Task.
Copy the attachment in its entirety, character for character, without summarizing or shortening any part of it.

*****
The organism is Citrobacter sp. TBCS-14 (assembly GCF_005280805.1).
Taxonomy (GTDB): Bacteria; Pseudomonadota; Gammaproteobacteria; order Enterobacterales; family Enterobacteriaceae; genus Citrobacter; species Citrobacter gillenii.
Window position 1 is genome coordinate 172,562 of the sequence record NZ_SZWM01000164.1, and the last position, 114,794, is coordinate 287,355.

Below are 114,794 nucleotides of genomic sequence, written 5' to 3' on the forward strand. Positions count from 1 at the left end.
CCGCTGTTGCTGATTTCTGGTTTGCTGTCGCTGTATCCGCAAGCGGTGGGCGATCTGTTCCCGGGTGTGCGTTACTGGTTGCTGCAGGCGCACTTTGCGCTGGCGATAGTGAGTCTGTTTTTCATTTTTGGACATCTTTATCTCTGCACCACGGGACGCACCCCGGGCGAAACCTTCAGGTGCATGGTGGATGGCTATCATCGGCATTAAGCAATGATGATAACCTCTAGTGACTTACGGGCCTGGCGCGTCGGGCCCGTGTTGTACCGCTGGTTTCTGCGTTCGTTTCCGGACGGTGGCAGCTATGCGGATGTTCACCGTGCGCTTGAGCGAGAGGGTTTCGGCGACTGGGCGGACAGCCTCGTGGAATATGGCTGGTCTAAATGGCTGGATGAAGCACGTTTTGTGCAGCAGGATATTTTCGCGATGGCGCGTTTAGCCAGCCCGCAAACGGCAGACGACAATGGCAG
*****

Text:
The organism is Citrobacter sp. TBCS-14 (assembly GCF_005280805.1).
Taxonomy (GTDB): Bacteria; Pseudomonadota; Gammaproteobacteria; order Enterobacterales; family Enterobacteriaceae; genus Citrobacter; species Citrobacter gillenii.
Window position 1 is genome coordinate 172,562 of the sequence record NZ_SZWM01000164.1, and the last position, 114,794, is coordinate 287,355.

Below are 114,794 nucleotides of genomic sequence, written 5' to 3' on the forward strand. Positions count from 1 at the left end.
CCGCTGTTGCTGATTTCTGGTTTGCTGTCGCTGTATCCGCAAGCGGTGGGCGATCTGTTCCCGGGTGTGCGTTACTGGTTGCTGCAGGCGCACTTTGCGCTGGCGATAGTGAGTCTGTTTTTCATTTTTGGACATCTTTATCTCTGCACCACGGGACGCACCCCGGGCGAAACCTTCAGGTGCATGGTGGATGGCTATCATCGGCATTAAGCAATGATGATAACCTCTAGTGACTTACGGGCCTGGCGCGTCGGGCCCGTGTTGTACCGCTGGTTTCTGCGTTCGTTTCCGGACGGTGGCAGCTATGCGGATGTTCACCGTGCGCTTGAGCGAGAGGGTTTCGGCGACTGGGCGGACAGCCTCGTGGAATATGGCTGGTCTAAATGGCTGGATGAAGCACGTTTTGTGCAGCAGGATATTTTCGCGATGGCGCGTTTAGCCAGCCCGCAAACGGCAGACGACAATGGCAG